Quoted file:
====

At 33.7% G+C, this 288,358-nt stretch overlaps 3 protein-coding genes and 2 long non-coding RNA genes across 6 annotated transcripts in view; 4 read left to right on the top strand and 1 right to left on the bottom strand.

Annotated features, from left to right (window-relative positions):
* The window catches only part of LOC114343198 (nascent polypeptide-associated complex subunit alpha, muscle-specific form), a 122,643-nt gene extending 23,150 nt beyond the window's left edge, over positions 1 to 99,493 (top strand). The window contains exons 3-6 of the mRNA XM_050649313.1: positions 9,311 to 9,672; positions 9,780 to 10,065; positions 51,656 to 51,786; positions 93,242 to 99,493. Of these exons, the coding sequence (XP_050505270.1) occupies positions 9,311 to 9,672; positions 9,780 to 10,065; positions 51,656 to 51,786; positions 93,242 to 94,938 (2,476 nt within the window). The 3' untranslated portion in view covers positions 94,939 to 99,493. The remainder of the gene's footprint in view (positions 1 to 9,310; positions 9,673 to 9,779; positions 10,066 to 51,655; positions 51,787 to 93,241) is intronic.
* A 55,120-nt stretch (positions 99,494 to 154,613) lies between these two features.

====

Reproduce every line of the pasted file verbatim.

At 33.7% G+C, this 288,358-nt stretch overlaps 3 protein-coding genes and 2 long non-coding RNA genes across 6 annotated transcripts in view; 4 read left to right on the top strand and 1 right to left on the bottom strand.

Annotated features, from left to right (window-relative positions):
* The window catches only part of LOC114343198 (nascent polypeptide-associated complex subunit alpha, muscle-specific form), a 122,643-nt gene extending 23,150 nt beyond the window's left edge, over positions 1 to 99,493 (top strand). The window contains exons 3-6 of the mRNA XM_050649313.1: positions 9,311 to 9,672; positions 9,780 to 10,065; positions 51,656 to 51,786; positions 93,242 to 99,493. Of these exons, the coding sequence (XP_050505270.1) occupies positions 9,311 to 9,672; positions 9,780 to 10,065; positions 51,656 to 51,786; positions 93,242 to 94,938 (2,476 nt within the window). The 3' untranslated portion in view covers positions 94,939 to 99,493. The remainder of the gene's footprint in view (positions 1 to 9,310; positions 9,673 to 9,779; positions 10,066 to 51,655; positions 51,787 to 93,241) is intronic.
* A 55,120-nt stretch (positions 99,494 to 154,613) lies between these two features.